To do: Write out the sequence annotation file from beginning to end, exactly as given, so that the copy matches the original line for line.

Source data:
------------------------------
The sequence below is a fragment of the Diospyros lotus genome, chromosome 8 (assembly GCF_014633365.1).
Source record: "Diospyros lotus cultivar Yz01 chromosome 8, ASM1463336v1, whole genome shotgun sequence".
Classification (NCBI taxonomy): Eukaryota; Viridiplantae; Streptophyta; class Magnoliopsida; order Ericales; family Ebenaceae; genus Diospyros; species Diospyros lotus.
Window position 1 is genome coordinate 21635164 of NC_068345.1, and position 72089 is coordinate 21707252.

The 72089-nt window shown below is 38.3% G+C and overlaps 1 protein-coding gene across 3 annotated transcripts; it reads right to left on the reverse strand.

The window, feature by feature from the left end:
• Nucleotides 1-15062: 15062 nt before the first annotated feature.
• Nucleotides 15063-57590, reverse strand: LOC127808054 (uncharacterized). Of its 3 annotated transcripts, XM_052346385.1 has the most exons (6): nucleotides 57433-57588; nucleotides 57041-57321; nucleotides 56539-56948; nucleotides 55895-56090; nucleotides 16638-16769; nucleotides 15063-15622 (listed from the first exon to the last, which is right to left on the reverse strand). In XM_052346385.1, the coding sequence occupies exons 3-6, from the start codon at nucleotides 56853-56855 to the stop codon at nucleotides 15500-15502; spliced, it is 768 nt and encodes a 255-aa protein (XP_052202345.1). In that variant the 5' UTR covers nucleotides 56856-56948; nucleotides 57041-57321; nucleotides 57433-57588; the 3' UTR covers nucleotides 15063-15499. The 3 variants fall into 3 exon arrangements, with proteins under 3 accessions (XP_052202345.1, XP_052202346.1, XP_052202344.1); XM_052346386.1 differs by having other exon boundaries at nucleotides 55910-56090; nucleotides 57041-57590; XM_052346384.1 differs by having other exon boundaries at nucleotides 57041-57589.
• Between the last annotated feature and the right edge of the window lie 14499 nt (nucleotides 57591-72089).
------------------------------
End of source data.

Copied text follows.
The sequence below is a fragment of the Diospyros lotus genome, chromosome 8 (assembly GCF_014633365.1).
Source record: "Diospyros lotus cultivar Yz01 chromosome 8, ASM1463336v1, whole genome shotgun sequence".
Classification (NCBI taxonomy): Eukaryota; Viridiplantae; Streptophyta; class Magnoliopsida; order Ericales; family Ebenaceae; genus Diospyros; species Diospyros lotus.
Window position 1 is genome coordinate 21635164 of NC_068345.1, and position 72089 is coordinate 21707252.

The 72089-nt window shown below is 38.3% G+C and overlaps 1 protein-coding gene across 3 annotated transcripts; it reads right to left on the reverse strand.

The window, feature by feature from the left end:
• Nucleotides 1-15062: 15062 nt before the first annotated feature.
• Nucleotides 15063-57590, reverse strand: LOC127808054 (uncharacterized). Of its 3 annotated transcripts, XM_052346385.1 has the most exons (6): nucleotides 57433-57588; nucleotides 57041-57321; nucleotides 56539-56948; nucleotides 55895-56090; nucleotides 16638-16769; nucleotides 15063-15622 (listed from the first exon to the last, which is right to left on the reverse strand). In XM_052346385.1, the coding sequence occupies exons 3-6, from the start codon at nucleotides 56853-56855 to the stop codon at nucleotides 15500-15502; spliced, it is 768 nt and encodes a 255-aa protein (XP_052202345.1). In that variant the 5' UTR covers nucleotides 56856-56948; nucleotides 57041-57321; nucleotides 57433-57588; the 3' UTR covers nucleotides 15063-15499. The 3 variants fall into 3 exon arrangements, with proteins under 3 accessions (XP_052202345.1, XP_052202346.1, XP_052202344.1); XM_052346386.1 differs by having other exon boundaries at nucleotides 55910-56090; nucleotides 57041-57590; XM_052346384.1 differs by having other exon boundaries at nucleotides 57041-57589.
• Between the last annotated feature and the right edge of the window lie 14499 nt (nucleotides 57591-72089).